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Rita Spann

Rita Spann: Three Bares Hate Speech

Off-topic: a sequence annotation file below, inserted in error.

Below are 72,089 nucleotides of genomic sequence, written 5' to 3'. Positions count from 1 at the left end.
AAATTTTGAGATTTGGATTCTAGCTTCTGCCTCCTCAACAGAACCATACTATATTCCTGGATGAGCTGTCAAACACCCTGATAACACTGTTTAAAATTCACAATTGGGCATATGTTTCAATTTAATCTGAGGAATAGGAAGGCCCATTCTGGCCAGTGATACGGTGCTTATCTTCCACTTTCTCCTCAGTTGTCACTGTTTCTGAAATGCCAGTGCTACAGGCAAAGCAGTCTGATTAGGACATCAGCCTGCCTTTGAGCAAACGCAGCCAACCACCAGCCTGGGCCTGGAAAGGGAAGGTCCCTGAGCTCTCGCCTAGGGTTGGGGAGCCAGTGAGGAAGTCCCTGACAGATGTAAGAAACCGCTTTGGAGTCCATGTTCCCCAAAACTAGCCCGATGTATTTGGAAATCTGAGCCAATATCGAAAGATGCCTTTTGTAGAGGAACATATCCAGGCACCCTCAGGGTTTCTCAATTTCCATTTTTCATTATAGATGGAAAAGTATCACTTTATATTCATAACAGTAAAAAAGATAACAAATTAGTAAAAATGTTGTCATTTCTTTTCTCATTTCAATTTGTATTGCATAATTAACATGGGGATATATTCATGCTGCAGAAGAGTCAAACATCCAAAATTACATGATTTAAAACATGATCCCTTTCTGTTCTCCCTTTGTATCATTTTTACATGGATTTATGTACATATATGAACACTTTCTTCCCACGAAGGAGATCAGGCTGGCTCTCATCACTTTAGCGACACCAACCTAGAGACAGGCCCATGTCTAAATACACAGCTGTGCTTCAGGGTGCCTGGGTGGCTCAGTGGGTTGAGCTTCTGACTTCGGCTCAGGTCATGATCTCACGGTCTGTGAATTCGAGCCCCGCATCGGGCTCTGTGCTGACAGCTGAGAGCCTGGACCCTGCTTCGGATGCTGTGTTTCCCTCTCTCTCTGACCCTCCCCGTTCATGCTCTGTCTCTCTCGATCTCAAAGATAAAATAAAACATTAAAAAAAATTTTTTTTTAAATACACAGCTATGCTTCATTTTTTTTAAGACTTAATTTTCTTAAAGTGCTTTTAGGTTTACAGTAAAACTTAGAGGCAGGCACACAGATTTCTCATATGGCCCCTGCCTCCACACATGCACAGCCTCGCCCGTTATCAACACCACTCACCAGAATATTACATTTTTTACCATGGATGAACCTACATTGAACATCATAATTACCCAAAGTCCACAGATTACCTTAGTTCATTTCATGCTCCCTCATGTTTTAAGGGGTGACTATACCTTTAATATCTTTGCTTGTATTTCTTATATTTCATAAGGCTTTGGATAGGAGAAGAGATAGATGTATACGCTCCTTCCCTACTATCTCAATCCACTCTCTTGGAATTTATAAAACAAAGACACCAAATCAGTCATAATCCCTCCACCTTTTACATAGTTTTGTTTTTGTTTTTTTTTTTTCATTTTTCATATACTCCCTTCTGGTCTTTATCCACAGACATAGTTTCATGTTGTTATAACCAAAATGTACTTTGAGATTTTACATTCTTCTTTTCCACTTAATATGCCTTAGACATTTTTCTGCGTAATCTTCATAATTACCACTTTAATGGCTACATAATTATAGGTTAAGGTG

In January of 2007, a Montreal white supremacist named Jean-Sébastien Presseault was sentenced to six months of jail time for “operating a website…where he willfully promoted hatred against black and Jewish people.” This was not a victory.The prosecutor, Thierry Nadon, stated after the sentencing: “This is a sentence that sends a message.” He’s right. The sentence does send a message: That there are not adequate protections for freedom of expression in Quebec.The fact is that popular and politically correct opinions do not need protecting. People will line up to go to film screenings about how to save the world, no one has a problem with love-ins, and it’s pretty hard to find opposition to sites like you-are-beautiful.com. It’s the unpopular expression that really needs protecting.The official judgment from the case says that Presseault’s “base remarks are despicable, evil, and nauseating.” This is impossible to disagree with. Hate speech is by nature vulgar and disturbing. Presseault should certainly have been made to feel ashamed of his words by others in the online community, but no matter how despicable his remarks, he should not have paid for his expression in jail time.When hateful ideas are expressed, an opportunity is presented to the public to build a constructive dialogue surrounding these ideas. This opportunity is forfeited when governments or other community members intervene to silence alternative expression.The existence of shallow and racist web sites like Presseault’s can help to identify a societal flaw. Questions like “How did he develop these kinds of ideas?” and “How can we improve diversity education in schools to prevent others from developing them?” can, and should, be asked. The presence of hate speech and expression does not necessarily undermine positive societal growth. It can, in fact, encourage it. Hate speech forces communities to reflect upon themselves. They may… Read More